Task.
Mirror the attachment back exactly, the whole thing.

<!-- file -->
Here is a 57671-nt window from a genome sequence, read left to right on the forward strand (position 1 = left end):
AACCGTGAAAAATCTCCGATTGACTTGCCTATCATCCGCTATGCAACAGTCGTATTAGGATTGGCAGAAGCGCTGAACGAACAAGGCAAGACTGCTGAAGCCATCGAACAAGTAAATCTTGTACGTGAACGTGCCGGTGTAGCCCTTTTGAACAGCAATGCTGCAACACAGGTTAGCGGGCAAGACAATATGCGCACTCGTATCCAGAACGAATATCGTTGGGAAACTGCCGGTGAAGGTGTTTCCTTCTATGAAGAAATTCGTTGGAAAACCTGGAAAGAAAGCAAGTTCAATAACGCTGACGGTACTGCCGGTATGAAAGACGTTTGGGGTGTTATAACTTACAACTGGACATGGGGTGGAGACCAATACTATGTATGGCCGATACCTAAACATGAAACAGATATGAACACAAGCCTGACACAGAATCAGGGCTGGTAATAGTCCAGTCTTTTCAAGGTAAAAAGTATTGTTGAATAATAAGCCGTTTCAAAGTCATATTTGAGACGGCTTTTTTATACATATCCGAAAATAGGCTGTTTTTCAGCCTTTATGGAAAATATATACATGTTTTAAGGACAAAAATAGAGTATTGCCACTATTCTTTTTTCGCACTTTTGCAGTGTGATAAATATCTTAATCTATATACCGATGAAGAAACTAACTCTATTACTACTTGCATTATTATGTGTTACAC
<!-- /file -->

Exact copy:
Here is a 57671-nt window from a genome sequence, read left to right on the forward strand (position 1 = left end):
AACCGTGAAAAATCTCCGATTGACTTGCCTATCATCCGCTATGCAACAGTCGTATTAGGATTGGCAGAAGCGCTGAACGAACAAGGCAAGACTGCTGAAGCCATCGAACAAGTAAATCTTGTACGTGAACGTGCCGGTGTAGCCCTTTTGAACAGCAATGCTGCAACACAGGTTAGCGGGCAAGACAATATGCGCACTCGTATCCAGAACGAATATCGTTGGGAAACTGCCGGTGAAGGTGTTTCCTTCTATGAAGAAATTCGTTGGAAAACCTGGAAAGAAAGCAAGTTCAATAACGCTGACGGTACTGCCGGTATGAAAGACGTTTGGGGTGTTATAACTTACAACTGGACATGGGGTGGAGACCAATACTATGTATGGCCGATACCTAAACATGAAACAGATATGAACACAAGCCTGACACAGAATCAGGGCTGGTAATAGTCCAGTCTTTTCAAGGTAAAAAGTATTGTTGAATAATAAGCCGTTTCAAAGTCATATTTGAGACGGCTTTTTTATACATATCCGAAAATAGGCTGTTTTTCAGCCTTTATGGAAAATATATACATGTTTTAAGGACAAAAATAGAGTATTGCCACTATTCTTTTTTCGCACTTTTGCAGTGTGATAAATATCTTAATCTATATACCGATGAAGAAACTAACTCTATTACTACTTGCATTATTATGTGTTACAC